I was brought up and educated at Maidenhead in Berkshire, a town to the west of London and situated on the River Thames. From here, I went to University College, Cardiff, where I gained a Bachelor of Arts honours degree in Archaeology. It is easy to get hooked by field archaeology, and I spent all of my Cardiff vacations on digs, mainly at the Roman town of Usk in south Wales. After graduating, I went to work as a field archaeologist at Milton Keynes, where a huge amount of excavation and field survey was being done in advance of building a new town. This is where I met Lesley, and we next moved to south London and worked together on the major excavation of a prehistoric settlement and Roman villa site at Beddington near Croydon.
By now we were employed as field archaeologists by the Museum of London, but changes were afoot. We therefore decided to take a huge risk and set up as freelance archaeological consultants in Somerset, undertaking archaeological assessments by documentary research and excavation, as well as providing expert evidence on archaeological matters for public inquiries. We also became involved in the editing, copy-editing and indexing of archaeology and history books, as well as writing our own books. We already had two books published and were working on a third when we moved to Somerset. Although we took on all sorts of archaeological work and were constantly busy doing up a derelict house, we kept on writing books at the same time, because that aspect of our work gave the most satisfaction.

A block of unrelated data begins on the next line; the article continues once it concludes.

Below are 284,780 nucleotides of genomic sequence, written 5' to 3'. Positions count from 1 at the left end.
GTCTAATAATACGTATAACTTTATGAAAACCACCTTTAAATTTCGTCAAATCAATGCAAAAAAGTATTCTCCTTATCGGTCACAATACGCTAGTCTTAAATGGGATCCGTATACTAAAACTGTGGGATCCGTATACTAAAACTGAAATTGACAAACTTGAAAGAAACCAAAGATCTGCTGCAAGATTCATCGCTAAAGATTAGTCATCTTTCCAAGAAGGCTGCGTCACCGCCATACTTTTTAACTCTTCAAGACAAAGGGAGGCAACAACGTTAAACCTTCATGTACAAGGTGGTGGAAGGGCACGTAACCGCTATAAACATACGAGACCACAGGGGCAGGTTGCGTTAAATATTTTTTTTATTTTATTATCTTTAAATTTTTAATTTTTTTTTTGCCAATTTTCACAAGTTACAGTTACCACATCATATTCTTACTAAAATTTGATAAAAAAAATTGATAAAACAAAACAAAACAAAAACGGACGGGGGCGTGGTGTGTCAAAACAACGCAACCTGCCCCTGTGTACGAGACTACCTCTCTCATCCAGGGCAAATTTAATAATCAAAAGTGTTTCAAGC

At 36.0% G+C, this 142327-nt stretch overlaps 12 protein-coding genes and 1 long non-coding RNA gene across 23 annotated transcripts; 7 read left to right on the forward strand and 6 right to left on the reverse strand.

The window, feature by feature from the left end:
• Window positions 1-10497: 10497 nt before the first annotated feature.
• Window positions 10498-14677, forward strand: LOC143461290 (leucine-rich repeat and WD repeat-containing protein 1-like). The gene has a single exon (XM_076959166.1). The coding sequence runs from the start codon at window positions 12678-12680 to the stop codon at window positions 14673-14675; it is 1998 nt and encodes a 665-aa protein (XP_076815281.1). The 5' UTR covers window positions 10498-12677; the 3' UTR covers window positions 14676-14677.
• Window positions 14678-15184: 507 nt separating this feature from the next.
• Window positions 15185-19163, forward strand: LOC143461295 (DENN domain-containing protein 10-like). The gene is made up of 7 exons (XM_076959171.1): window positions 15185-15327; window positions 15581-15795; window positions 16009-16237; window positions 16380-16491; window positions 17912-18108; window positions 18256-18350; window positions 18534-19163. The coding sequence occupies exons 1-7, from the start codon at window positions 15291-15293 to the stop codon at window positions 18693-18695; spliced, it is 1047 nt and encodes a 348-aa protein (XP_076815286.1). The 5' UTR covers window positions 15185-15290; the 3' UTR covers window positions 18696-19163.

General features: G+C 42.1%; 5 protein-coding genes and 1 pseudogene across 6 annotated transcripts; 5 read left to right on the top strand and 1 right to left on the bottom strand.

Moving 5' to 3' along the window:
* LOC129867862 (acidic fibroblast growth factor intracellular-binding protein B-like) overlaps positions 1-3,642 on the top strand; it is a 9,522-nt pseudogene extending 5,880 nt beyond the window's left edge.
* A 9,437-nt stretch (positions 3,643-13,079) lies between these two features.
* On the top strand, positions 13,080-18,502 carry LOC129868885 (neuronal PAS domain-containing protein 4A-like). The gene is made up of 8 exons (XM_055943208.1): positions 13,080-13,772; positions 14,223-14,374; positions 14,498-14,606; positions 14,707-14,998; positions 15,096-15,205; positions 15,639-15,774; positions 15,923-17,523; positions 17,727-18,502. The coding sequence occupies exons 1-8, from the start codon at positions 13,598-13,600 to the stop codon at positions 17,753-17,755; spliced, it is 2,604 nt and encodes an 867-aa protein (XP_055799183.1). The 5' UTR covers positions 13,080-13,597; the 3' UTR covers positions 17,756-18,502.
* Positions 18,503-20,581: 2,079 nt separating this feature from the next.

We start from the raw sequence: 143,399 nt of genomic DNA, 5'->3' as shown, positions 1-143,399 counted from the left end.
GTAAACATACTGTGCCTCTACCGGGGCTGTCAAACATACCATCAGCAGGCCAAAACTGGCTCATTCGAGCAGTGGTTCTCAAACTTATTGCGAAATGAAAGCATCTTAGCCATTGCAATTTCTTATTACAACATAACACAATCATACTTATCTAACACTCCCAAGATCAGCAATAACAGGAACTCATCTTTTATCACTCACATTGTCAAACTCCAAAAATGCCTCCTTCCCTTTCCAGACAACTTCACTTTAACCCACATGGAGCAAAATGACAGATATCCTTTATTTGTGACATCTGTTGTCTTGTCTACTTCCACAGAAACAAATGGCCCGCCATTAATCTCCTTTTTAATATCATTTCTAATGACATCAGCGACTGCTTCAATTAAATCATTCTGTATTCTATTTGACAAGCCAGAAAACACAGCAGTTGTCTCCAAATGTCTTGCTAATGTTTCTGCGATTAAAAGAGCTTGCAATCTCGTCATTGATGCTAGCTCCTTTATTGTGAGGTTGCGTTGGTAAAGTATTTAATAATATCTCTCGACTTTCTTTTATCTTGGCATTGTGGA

We also enjoyed taking groups on archaeological and historical tours within the UK, and became increasingly interested in photography, for a time running our own picture library.
The new millennium brought more changes, because we moved to Devon and began to write more-or-less full-time. Our latest book to be published is called When There Were Birds: The forgotten history of our lost connections. Our previous books include Gibraltar: The Greatest Siege in British History, Eavesdropping on Jane Austen’s England (Jane Austen’s England in the US) and Jack Tar: Life in Nelson’s Navy, which was published in paperback as Jack Tar: The extraordinary lives of ordinary seamen in Nelson’s navy.
We are both Fellows of the Society of Antiquaries of London (a society that was founded in 1707 and received its Royal Charter from King George II in 1751), as well as Fellows of the Royal Historical Society, Members of the Chartered Institute for Archaeologists and Members of the Society of Authors.